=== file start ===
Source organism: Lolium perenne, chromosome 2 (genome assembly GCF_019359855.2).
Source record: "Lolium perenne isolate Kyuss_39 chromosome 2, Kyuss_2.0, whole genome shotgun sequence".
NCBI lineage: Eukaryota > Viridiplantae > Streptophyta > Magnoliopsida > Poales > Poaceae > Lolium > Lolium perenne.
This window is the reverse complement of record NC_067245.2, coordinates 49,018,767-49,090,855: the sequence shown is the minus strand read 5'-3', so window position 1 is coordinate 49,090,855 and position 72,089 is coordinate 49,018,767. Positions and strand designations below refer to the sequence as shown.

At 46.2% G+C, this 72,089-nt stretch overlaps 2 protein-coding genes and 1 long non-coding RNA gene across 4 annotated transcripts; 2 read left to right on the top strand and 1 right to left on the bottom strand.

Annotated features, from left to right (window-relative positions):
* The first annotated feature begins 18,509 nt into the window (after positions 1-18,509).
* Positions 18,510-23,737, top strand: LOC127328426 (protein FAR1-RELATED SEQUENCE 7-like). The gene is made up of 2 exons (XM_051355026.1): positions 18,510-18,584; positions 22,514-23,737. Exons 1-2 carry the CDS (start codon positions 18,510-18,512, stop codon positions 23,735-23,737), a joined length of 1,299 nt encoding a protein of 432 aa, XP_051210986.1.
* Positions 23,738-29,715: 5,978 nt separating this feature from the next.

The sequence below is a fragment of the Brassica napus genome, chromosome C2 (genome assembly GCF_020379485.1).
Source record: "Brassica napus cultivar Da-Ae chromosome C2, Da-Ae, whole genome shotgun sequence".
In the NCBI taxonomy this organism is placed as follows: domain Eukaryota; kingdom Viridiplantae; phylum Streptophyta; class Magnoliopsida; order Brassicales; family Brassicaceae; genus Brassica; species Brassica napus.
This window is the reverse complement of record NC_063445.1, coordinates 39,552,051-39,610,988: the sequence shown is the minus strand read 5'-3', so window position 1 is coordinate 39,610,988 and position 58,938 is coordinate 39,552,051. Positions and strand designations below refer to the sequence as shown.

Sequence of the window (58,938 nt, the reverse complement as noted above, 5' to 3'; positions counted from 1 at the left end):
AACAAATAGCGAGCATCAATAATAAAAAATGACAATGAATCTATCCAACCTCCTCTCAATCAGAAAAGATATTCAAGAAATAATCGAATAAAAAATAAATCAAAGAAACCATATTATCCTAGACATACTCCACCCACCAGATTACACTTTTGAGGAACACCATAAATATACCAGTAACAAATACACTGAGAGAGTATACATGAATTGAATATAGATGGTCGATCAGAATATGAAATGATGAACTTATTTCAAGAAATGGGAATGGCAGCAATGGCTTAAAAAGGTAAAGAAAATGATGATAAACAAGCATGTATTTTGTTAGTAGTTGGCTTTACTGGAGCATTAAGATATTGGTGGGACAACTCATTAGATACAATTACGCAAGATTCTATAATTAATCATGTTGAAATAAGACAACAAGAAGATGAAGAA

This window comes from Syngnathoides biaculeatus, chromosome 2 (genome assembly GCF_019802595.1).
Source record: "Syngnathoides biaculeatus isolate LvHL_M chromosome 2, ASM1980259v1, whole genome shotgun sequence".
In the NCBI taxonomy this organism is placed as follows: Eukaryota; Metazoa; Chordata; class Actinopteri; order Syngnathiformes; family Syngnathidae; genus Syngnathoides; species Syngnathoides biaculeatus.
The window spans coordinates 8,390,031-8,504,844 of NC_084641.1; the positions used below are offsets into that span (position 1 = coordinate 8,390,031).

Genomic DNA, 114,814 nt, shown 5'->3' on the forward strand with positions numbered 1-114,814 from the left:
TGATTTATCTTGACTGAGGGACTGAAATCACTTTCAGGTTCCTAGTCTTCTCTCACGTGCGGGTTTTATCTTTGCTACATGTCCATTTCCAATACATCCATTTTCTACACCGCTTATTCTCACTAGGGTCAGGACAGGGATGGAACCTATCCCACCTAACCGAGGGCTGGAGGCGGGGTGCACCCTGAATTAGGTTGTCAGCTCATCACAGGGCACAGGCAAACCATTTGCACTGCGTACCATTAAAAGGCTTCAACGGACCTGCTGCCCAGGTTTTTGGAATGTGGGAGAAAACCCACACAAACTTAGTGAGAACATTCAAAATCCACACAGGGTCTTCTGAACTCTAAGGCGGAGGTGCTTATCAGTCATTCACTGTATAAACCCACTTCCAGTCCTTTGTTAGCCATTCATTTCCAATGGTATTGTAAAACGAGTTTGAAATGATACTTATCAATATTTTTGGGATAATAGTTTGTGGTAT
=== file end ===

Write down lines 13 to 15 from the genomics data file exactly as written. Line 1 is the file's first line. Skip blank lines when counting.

This window is the reverse complement of record NC_063445.1, coordinates 39,552,051-39,610,988: the sequence shown is the minus strand read 5'-3', so window position 1 is coordinate 39,610,988 and position 58,938 is coordinate 39,552,051. Positions and strand designations below refer to the sequence as shown.

Sequence of the window (58,938 nt, the reverse complement as noted above, 5' to 3'; positions counted from 1 at the left end):
AACAAATAGCGAGCATCAATAATAAAAAATGACAATGAATCTATCCAACCTCCTCTCAATCAGAAAAGATATTCAAGAAATAATCGAATAAAAAATAAATCAAAGAAACCATATTATCCTAGACATACTCCACCCACCAGATTACACTTTTGAGGAACACCATAAATATACCAGTAACAAATACACTGAGAGAGTATACATGAATTGAATATAGATGGTCGATCAGAATATGAAATGATGAACTTATTTCAAGAAATGGGAATGGCAGCAATGGCTTAAAAAGGTAAAGAAAATGATGATAAACAAGCATGTATTTTGTTAGTAGTTGGCTTTACTGGAGCATTAAGATATTGGTGGGACAACTCATTAGATACAATTACGCAAGATTCTATAATTAATCATGTTGAAATAAGACAACAAGAAGATGAAGAA